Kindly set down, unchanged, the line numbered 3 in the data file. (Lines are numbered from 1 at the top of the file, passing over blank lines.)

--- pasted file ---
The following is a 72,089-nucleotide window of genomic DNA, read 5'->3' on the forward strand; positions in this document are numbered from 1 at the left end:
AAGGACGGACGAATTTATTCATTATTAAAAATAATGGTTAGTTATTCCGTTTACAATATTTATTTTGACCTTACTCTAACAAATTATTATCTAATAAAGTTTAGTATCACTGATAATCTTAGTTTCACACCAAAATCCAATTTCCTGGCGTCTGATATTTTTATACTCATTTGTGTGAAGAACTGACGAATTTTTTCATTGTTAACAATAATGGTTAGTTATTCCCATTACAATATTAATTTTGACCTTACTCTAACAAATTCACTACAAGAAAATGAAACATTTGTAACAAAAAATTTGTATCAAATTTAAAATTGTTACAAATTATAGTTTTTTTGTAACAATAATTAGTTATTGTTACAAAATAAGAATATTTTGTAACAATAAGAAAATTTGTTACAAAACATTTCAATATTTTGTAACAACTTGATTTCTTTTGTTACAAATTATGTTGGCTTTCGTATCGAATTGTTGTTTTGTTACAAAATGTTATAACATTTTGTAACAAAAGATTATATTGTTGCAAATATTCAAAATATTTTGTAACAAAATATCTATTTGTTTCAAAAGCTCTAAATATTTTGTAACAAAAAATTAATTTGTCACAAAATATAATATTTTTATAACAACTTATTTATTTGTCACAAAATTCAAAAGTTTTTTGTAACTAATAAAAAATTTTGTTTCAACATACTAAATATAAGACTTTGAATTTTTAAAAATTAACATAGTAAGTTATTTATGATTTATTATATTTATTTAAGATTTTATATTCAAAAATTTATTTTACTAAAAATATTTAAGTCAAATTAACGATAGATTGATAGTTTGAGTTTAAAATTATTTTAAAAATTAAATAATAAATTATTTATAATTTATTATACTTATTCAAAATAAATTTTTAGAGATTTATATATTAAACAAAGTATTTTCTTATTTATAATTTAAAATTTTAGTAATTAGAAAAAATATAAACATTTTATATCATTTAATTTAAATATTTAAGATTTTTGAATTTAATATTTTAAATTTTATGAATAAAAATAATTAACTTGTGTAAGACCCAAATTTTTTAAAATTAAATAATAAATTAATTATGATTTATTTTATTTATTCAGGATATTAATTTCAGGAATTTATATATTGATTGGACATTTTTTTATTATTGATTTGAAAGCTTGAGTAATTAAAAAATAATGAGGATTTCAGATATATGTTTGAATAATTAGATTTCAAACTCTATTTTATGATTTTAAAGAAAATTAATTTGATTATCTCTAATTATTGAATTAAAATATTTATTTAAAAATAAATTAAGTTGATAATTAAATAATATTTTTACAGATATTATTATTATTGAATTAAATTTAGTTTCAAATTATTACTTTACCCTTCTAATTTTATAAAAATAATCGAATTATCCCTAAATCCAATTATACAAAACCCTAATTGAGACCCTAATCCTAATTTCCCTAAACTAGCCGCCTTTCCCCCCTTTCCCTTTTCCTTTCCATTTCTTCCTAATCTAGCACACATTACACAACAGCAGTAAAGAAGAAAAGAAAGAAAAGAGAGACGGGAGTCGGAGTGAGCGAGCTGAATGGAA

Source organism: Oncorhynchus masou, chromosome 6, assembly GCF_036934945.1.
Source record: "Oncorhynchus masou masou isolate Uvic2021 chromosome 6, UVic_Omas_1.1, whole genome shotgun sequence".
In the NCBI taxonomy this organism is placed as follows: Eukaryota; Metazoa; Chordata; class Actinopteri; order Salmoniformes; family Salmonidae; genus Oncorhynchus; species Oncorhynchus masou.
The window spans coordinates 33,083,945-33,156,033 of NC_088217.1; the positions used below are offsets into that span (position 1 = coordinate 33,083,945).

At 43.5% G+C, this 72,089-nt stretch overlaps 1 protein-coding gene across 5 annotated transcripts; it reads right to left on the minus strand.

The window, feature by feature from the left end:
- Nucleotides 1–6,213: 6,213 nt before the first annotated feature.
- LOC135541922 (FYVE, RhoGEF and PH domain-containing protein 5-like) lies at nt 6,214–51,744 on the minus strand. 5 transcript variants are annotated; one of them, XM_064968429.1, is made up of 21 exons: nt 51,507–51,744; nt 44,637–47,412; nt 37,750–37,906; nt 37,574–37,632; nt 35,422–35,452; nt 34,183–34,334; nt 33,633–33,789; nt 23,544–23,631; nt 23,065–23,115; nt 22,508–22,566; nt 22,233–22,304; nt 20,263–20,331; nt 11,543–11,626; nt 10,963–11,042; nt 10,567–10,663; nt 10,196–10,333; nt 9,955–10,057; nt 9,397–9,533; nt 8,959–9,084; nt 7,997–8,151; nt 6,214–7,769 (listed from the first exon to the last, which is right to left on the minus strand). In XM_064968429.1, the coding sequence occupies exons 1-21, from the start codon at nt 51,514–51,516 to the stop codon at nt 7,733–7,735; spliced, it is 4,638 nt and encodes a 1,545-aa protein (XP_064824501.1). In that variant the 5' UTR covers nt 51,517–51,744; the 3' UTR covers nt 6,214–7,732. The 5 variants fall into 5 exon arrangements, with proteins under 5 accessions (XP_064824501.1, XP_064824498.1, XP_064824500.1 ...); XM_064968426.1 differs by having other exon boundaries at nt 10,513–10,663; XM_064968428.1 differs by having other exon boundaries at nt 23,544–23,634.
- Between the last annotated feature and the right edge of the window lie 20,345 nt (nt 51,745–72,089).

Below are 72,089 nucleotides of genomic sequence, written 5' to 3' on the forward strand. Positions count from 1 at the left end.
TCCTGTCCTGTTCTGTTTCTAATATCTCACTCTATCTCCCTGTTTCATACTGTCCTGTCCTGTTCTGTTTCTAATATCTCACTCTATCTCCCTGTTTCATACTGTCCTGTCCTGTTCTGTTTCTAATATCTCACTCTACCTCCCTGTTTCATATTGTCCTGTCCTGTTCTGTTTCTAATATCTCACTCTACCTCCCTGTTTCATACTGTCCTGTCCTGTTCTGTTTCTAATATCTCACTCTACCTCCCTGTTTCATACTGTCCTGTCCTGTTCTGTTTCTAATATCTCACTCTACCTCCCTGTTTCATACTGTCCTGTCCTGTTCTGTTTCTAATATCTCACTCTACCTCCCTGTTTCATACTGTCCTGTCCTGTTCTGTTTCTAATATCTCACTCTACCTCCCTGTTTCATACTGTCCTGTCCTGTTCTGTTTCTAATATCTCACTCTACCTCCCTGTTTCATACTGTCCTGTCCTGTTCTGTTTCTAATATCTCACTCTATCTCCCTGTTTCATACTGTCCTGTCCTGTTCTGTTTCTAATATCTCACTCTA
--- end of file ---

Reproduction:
Source organism: Oncorhynchus masou, chromosome 6, assembly GCF_036934945.1.